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International Journal of Antennas and Propagation
Volume 2015, Article ID 851904, 9 pages
http://dx.doi.org/10.1155/2015/851904
Research Article

A Novel Metamaterial MIMO Antenna with High Isolation for WLAN Applications

1Hanoi University of Science and Technology, Hanoi 100000, Vietnam
2Quy Nhon University, Binh Dinh 820000, Vietnam
3Chuo University, Tokyo 1920393, Japan
4Ministry of Science and Technology, Hanoi 100000, Vietnam

Received 11 September 2014; Revised 24 December 2014; Accepted 8 January 2015

Academic Editor: Xinyi Tang

Copyright © 2015 Nguyen Khac Kiem et al. This is an open access article distributed under the Creative Commons Attribution License, which permits unrestricted use, distribution, and reproduction in any medium, provided the original work is properly cited.

Abstract

A compact metamaterial-MIMO antenna for WLAN applications is presented in this paper. The MIMO antenna is designed by placing side by side two single metamaterial antennas which are constructed based on the modified composite right/left-handed (CRLH) model. By adding another left-handed inductor, the total left-handed inductor of the modified CRLH model is increased remarkably in comparison with that of conventional CRLH model. As a result, the proposed metamaterial antenna achieves 60% size reduction in comparison with the unloaded antenna. The MIMO antenna is electrically small (30 mm × 44 mm) with an edge-to-edge separation between two antennas of at 2.4 GHz. In order to reduce the mutual coupling of the antenna, a defected ground structure (DGS) is inserted to suppress the effect of surface current between elements of the proposed antenna. The final design of the MIMO antenna satisfies the return loss requirement of less than −10 dB in a bandwidth ranging from 2.38 GHz to 2.5 GHz, which entirely covers WLAN frequency band allocated from 2.4 GHz to 2.48 GHz. The antenna also shows a high isolation coefficient which is less than −35 dB over the operating frequency band. A good agreement between simulation and measurement is shown in this context.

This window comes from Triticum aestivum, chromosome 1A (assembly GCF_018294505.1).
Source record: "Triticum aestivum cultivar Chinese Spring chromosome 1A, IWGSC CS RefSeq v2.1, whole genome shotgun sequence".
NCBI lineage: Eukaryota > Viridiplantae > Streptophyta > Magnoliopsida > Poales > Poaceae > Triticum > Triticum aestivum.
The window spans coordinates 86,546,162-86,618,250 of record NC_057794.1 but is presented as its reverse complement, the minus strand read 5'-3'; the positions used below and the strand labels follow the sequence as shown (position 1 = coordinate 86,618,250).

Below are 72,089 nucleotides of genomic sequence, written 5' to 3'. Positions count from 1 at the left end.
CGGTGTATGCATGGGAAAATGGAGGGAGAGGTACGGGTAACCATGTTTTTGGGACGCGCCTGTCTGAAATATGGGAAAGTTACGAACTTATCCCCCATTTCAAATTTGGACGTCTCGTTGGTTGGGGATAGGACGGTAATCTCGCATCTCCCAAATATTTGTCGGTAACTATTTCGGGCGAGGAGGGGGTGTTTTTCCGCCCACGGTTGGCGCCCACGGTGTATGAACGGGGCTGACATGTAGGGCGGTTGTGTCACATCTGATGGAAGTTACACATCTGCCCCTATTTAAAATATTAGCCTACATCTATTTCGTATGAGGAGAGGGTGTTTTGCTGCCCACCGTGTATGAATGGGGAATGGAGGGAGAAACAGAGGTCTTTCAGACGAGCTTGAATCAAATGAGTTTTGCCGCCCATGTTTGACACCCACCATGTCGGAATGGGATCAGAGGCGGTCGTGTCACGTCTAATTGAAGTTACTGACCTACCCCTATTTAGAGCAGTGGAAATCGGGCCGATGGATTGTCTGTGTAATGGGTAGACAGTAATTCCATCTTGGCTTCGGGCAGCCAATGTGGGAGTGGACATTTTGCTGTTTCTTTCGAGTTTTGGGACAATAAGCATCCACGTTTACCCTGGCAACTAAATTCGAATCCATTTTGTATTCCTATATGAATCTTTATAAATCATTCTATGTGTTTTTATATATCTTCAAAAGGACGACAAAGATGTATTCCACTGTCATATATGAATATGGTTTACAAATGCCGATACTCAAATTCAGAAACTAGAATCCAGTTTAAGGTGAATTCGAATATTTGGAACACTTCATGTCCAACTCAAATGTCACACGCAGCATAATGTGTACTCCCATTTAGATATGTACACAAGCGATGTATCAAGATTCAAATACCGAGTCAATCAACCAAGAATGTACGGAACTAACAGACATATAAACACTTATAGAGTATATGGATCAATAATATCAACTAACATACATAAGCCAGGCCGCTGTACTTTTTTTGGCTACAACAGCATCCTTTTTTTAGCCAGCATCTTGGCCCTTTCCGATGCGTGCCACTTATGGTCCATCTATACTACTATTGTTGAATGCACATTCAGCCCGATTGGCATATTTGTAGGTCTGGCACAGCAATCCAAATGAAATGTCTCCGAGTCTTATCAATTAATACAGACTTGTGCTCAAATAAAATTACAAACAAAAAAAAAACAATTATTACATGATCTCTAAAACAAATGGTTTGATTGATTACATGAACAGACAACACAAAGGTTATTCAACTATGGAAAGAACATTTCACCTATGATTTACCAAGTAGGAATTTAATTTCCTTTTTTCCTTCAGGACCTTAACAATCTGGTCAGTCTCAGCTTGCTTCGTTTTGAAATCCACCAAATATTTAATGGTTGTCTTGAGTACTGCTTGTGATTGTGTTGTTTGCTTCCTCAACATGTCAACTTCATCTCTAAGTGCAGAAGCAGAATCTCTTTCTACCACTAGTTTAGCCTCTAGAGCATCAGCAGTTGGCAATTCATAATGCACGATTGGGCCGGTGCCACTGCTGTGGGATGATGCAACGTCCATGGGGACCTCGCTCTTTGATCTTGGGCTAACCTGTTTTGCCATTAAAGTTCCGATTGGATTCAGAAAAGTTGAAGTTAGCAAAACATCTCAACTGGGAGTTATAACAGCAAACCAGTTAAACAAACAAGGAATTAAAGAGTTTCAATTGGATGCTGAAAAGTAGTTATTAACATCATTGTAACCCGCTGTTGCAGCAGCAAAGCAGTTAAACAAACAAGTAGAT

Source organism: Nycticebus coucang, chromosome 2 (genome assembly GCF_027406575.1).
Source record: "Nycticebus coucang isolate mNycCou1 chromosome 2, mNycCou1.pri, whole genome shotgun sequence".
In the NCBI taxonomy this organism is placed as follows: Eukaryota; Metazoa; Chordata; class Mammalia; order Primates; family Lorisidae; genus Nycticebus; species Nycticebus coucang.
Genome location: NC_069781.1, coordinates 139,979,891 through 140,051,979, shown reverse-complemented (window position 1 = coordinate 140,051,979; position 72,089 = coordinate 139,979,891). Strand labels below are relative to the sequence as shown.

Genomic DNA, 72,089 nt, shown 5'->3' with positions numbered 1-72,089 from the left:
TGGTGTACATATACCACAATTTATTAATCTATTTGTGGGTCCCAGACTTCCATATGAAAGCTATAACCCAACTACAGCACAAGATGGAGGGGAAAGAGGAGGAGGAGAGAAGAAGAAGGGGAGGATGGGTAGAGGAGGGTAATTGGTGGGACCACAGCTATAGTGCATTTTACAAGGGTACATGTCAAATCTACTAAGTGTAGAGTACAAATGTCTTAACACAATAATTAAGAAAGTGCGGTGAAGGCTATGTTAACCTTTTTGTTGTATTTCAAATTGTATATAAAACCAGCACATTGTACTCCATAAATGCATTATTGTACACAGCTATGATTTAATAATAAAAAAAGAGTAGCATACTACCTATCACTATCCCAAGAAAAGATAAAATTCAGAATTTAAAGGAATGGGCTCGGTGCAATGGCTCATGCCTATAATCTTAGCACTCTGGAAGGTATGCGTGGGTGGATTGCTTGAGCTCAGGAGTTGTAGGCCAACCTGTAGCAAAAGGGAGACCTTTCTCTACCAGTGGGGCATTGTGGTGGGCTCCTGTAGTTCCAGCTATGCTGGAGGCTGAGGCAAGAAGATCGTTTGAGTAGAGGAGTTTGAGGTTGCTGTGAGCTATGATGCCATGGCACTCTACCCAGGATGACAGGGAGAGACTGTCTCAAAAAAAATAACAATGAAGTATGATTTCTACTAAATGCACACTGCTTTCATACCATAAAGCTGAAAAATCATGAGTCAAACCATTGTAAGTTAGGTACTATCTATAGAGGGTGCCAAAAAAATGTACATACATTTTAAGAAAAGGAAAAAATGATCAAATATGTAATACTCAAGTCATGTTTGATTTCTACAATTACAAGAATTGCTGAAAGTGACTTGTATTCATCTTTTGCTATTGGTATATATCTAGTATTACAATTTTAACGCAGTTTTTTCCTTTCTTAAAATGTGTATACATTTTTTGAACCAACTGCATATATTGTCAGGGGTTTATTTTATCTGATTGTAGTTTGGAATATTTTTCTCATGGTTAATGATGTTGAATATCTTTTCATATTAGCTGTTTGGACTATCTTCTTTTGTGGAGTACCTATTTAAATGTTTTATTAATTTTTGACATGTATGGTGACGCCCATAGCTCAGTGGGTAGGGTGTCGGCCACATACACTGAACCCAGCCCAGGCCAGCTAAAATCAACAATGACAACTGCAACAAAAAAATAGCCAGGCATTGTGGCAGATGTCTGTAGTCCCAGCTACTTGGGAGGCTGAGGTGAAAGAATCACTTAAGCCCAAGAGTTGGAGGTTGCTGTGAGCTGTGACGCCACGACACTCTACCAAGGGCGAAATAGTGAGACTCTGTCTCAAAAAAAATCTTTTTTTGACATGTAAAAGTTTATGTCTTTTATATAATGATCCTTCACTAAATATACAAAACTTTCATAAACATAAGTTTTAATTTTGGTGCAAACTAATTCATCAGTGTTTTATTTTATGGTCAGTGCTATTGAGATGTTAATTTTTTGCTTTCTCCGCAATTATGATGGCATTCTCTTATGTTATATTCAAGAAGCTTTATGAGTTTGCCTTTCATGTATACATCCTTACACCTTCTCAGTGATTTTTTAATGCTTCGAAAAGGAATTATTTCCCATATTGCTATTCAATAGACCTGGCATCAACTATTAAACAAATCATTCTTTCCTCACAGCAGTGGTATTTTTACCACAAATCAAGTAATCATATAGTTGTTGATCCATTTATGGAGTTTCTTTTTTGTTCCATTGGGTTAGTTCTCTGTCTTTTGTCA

1. Introduction

Recently, social demand on multimedia communication has been rapidly increasing resulting in development of modern wireless communication systems such as Wi-Fi, WiMAX, and 3G/4G. Along with these applications, modern antennas are required to have small size and light weight. However, the typical antennas are usually large in size due to the operating wavelength, so they are difficult to meet the requirements of modern antennas. There are several techniques used to decrease the size of antenna, such as incorporating a shorting pin in a microstrip patch [1], using short circuit [2], and cutting slots in radiating patch [3, 4], by partially filled high permittivity substrate [5] or by Fractal microstrip patch configuration [6]. Besides, transmission line metamaterial (TL-MM) [7] is one of the methods that provides a conceptual way for implementing small resonant antenna [815]. The first proposals of using TL-MM structures at resonance to implement small sprinted antennas have been documented in [9, 10].

Wireless LANs have experienced phenomenal growth during the past several years. The new WLANs standard (IEEE 802.11n) promises both higher data rates and increases reliability. This standard is based on MIMO communication technology which has received much attention as a practical method to substantially increase wireless channel capacity without additional power and spectrum. A multiple antenna system is needed for MIMO system. However, it is difficult to integrate two or more antennas in a mobile device. There are two critical factors for MIMO antenna system. One is total size of antenna system with a limited space of mobile device. In such a way the antenna elements must be compact and be put very close. The other factor is the isolation between antenna elements. Due to the close space between antenna elements, the coupling coefficient among radiating elements is very high. This will degrade the performance of MIMO system. Therefore, it will be a real challenging task to design a MIMO antenna with small size while obtaining a very high isolation coefficient.

In this paper, a very compact metamaterial MIMO antenna is proposed. The MIMO antenna consists of two antennas which are based on composite left/right handed (CLRH) transmission lines for reducing the antenna dimension. In the proposed configuration, a defected ground structure (DGS) is employed to increase the isolation between two antenna elements. Thus, a novel metamaterial MIMO antenna is proposed which has a high isolation with only 7.5 mm () distance between antenna elements. This antenna is built on a FR4 substrate with total volume of 30 × 44 × 1.6 mm3 and has very compact radiating elements with total size of 8.92 × 32.6 mm2 and operates at the frequency band of 2.38–2.5 GHz while the values of isolation coefficients are below −35 dB over operating frequency band.